Ms. Olney also opposed the new runway at Heathrow, as did the Labour candidate, Christian Wolmar, making moot Mr. Goldsmith’s pet issue. Instead, Ms. Olney urged voters to send a message to the government that the 48 percent of Britons who voted to Remain were not to be ignored.
“Our message is clear: We do not want a hard Brexit,” she said. “We do not want to be pulled out of the single market, and we will not let intolerance, division and fear win.”
Many who favor leaving want to get out of the alliance at all costs, a so-called hard exit, to restore complete British control over immigration and the budget. But others, like Ms. Olney, want to maintain duty-free access to the bloc, even if that means continuing to pay into the alliance’s budget or to continue to accept the free movement of labor.
The main opposition Labour Party has been ambivalent about the issue and its candidate, Mr. Wolmar, did poorly in the wealthy Richmond area. Worse, it made Labour look irrelevant in the main issue of the race.
The Liberal Democrats, by contrast, poured enormous resources into Richmond. Stung in the 2015 national elections and reduced to only eight members in Parliament, the party’s new leader, Tim Farron, saw Richmond as a chance to resurrect support.
“This was not just about a Remain versus Leave rerun,” Mr. Farron told the British Broadcasting Corporation on Friday. “This was about people trying to say to Theresa May, ‘We do not like the extreme version of Brexit outside the single market you’re taking us down.’”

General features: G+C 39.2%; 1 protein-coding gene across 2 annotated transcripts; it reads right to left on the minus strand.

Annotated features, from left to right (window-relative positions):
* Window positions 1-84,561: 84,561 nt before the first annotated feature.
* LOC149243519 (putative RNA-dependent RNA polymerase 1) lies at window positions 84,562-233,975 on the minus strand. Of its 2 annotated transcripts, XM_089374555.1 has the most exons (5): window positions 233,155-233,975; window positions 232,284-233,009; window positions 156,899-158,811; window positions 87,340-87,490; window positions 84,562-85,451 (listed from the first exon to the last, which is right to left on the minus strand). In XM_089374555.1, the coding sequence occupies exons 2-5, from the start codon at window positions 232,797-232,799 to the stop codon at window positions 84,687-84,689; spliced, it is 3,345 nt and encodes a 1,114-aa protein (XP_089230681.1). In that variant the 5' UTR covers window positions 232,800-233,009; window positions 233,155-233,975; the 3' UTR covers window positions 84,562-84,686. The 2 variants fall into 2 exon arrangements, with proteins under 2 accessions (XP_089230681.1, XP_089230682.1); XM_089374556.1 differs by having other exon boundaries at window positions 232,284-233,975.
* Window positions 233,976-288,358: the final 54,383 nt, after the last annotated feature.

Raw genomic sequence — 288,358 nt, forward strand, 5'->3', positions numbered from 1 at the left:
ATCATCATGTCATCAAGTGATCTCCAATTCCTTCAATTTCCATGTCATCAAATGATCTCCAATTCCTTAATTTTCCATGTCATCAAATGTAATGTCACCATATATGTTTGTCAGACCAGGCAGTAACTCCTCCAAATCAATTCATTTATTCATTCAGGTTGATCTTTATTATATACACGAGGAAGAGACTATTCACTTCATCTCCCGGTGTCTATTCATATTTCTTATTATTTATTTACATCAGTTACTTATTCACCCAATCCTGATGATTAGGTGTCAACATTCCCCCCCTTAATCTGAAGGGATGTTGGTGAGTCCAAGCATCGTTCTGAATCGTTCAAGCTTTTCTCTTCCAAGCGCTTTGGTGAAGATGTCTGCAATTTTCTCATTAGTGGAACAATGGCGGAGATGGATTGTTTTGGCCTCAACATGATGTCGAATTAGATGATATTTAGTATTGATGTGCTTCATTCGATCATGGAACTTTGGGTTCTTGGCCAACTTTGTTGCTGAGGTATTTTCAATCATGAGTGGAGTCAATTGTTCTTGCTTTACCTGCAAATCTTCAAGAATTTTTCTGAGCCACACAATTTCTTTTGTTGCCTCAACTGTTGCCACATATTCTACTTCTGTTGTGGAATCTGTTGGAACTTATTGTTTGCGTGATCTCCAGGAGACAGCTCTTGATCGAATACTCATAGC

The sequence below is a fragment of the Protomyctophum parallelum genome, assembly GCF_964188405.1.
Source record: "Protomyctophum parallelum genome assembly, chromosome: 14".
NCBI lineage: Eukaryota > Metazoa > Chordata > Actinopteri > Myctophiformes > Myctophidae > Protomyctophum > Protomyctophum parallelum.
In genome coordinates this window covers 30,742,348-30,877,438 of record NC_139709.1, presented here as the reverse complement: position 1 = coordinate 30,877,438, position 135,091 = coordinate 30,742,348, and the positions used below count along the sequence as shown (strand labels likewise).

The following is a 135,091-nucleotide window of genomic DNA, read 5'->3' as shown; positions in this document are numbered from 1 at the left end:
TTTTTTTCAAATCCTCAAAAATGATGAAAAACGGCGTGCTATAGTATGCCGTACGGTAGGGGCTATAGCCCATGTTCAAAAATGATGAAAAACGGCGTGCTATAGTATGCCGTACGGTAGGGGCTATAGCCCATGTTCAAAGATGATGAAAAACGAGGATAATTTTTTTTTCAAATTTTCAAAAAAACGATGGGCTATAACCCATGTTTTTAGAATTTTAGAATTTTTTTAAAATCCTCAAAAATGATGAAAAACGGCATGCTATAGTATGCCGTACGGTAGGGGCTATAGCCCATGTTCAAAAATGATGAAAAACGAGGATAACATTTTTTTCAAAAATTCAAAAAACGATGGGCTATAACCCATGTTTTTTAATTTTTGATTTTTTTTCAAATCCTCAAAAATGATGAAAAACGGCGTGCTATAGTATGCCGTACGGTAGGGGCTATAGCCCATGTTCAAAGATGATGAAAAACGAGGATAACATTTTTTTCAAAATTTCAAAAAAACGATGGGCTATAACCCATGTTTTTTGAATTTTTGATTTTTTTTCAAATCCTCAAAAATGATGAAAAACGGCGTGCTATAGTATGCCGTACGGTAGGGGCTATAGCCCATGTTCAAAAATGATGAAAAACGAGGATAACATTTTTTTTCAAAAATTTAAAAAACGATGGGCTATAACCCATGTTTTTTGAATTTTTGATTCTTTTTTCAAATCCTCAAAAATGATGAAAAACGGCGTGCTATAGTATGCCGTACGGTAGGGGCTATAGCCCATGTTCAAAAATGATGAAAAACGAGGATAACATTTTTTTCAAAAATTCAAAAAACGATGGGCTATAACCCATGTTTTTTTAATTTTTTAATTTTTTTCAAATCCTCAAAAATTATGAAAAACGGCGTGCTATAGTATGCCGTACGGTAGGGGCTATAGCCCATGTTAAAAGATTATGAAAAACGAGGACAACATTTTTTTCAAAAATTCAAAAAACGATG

The Liberal Democrats invested in an enormous get-out-the-vote operation. They had 600 activists on the ground, with another 241 people staffing a phone bank that made 13,000 calls, and knocked on 36,000 doors, according to the British news media.
The result in Richmond could signal a new beginning for the Liberal Democrats, who traditionally do well in voting for local councils. But as a columnist for The Guardian, Rafael Behr, suggested in a post on Twitter that the victory for the Liberals was like a “cup of tea in emergency shelter after flood has washed the house away. Nice, but not a new house.”
However heartened some who voted to remain are by the Richmond result, opinion polls suggest that national attitudes have not shifted much since the June vote, and have actually hardened.
But the by-election’s result unmistakably underlines the political difficulties facing Mrs. May, who has yet to develop a clear negotiating strategy for Britain’s withdrawal from Europe.
So far, she has played for time. She said that she would begin the process of withdrawal from the bloc by the end of March. By then she and the government will have to make some decisions about priorities and about what the departure means: whether to remain within the single market or the customs union, and if so, at what price? Or does control over immigration take precedence over every other consideration?
One of her difficulties is that, if she hints at a pragmatic approach to leaving, she risks upsetting the right wing of her Conservative party.
The result in Richmond also underlines the volatility of the electorate, which may reinforce Mrs. May’s natural caution, making an early election less likely for her.